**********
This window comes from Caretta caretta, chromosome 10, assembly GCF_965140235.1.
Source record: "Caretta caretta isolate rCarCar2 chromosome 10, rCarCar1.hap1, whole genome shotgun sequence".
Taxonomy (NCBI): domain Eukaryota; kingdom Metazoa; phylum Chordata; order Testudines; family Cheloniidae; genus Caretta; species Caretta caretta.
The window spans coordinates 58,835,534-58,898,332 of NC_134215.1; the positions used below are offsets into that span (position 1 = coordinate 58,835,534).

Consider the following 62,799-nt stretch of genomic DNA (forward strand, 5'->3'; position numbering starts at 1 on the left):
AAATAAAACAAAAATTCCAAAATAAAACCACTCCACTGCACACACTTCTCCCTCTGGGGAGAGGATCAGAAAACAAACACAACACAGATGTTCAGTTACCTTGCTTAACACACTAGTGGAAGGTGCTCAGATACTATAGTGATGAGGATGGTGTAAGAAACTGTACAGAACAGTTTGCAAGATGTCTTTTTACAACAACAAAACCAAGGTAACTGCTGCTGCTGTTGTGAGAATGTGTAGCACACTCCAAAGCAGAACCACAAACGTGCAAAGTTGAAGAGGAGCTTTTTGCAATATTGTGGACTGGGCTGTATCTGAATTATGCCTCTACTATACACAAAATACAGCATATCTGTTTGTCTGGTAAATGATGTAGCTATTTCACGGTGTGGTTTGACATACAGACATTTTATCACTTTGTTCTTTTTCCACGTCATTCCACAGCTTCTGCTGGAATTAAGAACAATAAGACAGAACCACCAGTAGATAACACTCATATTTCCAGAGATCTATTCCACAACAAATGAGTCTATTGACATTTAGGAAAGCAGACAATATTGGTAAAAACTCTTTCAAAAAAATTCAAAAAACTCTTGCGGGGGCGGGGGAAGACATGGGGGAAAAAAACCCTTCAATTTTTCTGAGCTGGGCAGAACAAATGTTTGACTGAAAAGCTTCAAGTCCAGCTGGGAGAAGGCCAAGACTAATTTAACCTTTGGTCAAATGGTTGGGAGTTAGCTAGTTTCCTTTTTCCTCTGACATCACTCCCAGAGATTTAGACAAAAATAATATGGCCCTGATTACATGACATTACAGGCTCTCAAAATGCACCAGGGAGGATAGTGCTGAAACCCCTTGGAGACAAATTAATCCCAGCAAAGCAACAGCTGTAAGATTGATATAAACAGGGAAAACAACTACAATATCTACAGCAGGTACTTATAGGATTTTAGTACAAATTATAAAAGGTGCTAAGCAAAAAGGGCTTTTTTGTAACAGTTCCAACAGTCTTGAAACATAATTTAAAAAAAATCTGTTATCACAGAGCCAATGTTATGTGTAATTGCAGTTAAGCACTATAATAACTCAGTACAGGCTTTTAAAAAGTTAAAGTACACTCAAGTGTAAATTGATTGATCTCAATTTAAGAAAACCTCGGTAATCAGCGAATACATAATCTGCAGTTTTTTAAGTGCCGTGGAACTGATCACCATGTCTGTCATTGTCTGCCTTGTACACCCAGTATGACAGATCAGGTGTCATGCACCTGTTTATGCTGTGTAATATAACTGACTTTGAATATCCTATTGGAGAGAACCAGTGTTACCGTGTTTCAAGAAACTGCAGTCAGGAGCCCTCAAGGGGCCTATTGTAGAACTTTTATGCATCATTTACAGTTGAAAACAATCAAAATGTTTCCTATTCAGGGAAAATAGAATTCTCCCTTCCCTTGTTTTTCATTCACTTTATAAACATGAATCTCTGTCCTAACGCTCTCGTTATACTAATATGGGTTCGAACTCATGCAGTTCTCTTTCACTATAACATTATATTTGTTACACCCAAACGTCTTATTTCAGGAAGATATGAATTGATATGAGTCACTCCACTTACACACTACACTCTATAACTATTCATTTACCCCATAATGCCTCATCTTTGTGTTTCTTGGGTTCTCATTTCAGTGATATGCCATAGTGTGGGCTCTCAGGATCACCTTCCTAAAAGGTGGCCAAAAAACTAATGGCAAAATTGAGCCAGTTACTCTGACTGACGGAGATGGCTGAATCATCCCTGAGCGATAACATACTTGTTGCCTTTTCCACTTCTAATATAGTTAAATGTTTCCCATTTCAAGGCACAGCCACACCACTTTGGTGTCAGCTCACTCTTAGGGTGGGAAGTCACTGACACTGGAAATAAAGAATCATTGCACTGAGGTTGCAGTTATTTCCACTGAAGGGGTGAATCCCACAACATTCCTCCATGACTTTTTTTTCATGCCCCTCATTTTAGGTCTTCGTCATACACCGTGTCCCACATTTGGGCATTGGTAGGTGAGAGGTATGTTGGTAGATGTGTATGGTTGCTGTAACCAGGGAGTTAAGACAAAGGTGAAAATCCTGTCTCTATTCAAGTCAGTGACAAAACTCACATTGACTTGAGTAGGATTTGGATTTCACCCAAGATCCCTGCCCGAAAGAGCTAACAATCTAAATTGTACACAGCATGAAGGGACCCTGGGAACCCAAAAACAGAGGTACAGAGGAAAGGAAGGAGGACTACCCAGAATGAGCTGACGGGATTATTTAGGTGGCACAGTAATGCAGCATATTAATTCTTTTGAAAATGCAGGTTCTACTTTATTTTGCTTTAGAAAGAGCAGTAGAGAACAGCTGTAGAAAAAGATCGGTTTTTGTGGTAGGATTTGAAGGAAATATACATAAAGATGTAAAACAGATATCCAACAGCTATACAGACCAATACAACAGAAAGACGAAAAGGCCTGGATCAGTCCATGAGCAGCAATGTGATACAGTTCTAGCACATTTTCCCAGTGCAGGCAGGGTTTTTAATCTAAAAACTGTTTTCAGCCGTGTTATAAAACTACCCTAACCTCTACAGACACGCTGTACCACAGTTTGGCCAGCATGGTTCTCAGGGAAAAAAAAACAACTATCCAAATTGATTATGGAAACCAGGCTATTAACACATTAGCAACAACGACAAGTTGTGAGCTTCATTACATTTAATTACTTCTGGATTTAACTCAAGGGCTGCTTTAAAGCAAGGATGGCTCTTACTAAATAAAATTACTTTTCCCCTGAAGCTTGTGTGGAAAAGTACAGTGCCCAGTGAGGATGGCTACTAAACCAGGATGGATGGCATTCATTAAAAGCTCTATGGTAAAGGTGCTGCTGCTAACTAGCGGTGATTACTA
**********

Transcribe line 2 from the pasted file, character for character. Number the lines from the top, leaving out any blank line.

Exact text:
Source record: "Caretta caretta isolate rCarCar2 chromosome 10, rCarCar1.hap1, whole genome shotgun sequence".